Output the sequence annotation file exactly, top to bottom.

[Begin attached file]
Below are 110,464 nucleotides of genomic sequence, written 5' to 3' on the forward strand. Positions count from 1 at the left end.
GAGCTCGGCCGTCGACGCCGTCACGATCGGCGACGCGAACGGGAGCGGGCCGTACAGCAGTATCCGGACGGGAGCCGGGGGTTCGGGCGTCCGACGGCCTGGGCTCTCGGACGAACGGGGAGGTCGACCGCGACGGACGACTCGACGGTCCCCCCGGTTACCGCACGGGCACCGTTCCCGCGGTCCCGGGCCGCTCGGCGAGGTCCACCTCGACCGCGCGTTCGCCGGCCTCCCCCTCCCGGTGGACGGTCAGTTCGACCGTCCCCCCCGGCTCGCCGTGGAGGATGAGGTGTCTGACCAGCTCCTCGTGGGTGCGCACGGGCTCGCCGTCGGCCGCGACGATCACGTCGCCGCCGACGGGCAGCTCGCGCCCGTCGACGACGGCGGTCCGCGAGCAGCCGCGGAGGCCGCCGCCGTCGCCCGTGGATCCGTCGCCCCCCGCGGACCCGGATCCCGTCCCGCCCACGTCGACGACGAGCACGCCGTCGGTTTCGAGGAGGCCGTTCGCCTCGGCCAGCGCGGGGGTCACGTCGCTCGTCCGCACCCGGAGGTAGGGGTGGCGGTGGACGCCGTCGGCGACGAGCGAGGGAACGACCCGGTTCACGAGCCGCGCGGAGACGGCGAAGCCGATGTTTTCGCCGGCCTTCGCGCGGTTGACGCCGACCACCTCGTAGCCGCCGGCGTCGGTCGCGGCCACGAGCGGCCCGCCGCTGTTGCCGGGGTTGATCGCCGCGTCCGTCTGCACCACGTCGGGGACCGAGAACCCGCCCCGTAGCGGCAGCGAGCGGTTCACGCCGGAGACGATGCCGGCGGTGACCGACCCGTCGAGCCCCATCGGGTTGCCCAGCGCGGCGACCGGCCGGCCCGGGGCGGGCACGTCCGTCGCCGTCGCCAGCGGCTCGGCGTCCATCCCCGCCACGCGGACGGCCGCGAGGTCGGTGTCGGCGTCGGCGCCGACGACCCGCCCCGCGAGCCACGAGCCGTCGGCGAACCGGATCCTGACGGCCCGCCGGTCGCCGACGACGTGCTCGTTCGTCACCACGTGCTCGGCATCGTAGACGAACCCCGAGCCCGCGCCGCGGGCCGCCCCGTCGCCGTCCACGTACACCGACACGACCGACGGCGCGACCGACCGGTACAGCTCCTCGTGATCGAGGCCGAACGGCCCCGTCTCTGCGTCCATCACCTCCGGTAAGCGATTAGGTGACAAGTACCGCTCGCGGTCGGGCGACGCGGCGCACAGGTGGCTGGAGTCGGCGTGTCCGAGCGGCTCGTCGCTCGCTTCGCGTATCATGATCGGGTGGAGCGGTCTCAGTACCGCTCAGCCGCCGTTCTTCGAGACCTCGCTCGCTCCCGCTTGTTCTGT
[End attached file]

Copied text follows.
Below are 110,464 nucleotides of genomic sequence, written 5' to 3' on the forward strand. Positions count from 1 at the left end.
GAGCTCGGCCGTCGACGCCGTCACGATCGGCGACGCGAACGGGAGCGGGCCGTACAGCAGTATCCGGACGGGAGCCGGGGGTTCGGGCGTCCGACGGCCTGGGCTCTCGGACGAACGGGGAGGTCGACCGCGACGGACGACTCGACGGTCCCCCCGGTTACCGCACGGGCACCGTTCCCGCGGTCCCGGGCCGCTCGGCGAGGTCCACCTCGACCGCGCGTTCGCCGGCCTCCCCCTCCCGGTGGACGGTCAGTTCGACCGTCCCCCCCGGCTCGCCGTGGAGGATGAGGTGTCTGACCAGCTCCTCGTGGGTGCGCACGGGCTCGCCGTCGGCCGCGACGATCACGTCGCCGCCGACGGGCAGCTCGCGCCCGTCGACGACGGCGGTCCGCGAGCAGCCGCGGAGGCCGCCGCCGTCGCCCGTGGATCCGTCGCCCCCCGCGGACCCGGATCCCGTCCCGCCCACGTCGACGACGAGCACGCCGTCGGTTTCGAGGAGGCCGTTCGCCTCGGCCAGCGCGGGGGTCACGTCGCTCGTCCGCACCCGGAGGTAGGGGTGGCGGTGGACGCCGTCGGCGACGAGCGAGGGAACGACCCGGTTCACGAGCCGCGCGGAGACGGCGAAGCCGATGTTTTCGCCGGCCTTCGCGCGGTTGACGCCGACCACCTCGTAGCCGCCGGCGTCGGTCGCGGCCACGAGCGGCCCGCCGCTGTTGCCGGGGTTGATCGCCGCGTCCGTCTGCACCACGTCGGGGACCGAGAACCCGCCCCGTAGCGGCAGCGAGCGGTTCACGCCGGAGACGATGCCGGCGGTGACCGACCCGTCGAGCCCCATCGGGTTGCCCAGCGCGGCGACCGGCCGGCCCGGGGCGGGCACGTCCGTCGCCGTCGCCAGCGGCTCGGCGTCCATCCCCGCCACGCGGACGGCCGCGAGGTCGGTGTCGGCGTCGGCGCCGACGACCCGCCCCGCGAGCCACGAGCCGTCGGCGAACCGGATCCTGACGGCCCGCCGGTCGCCGACGACGTGCTCGTTCGTCACCACGTGCTCGGCATCGTAGACGAACCCCGAGCCCGCGCCGCGGGCCGCCCCGTCGCCGTCCACGTACACCGACACGACCGACGGCGCGACCGACCGGTACAGCTCCTCGTGATCGAGGCCGAACGGCCCCGTCTCTGCGTCCATCACCTCCGGTAAGCGATTAGGTGACAAGTACCGCTCGCGGTCGGGCGACGCGGCGCACAGGTGGCTGGAGTCGGCGTGTCCGAGCGGCTCGTCGCTCGCTTCGCGTATCATGATCGGGTGGAGCGGTCTCAGTACCGCTCAGCCGCCGTTCTTCGAGACCTCGCTCGCTCCCGCTTGTTCTGT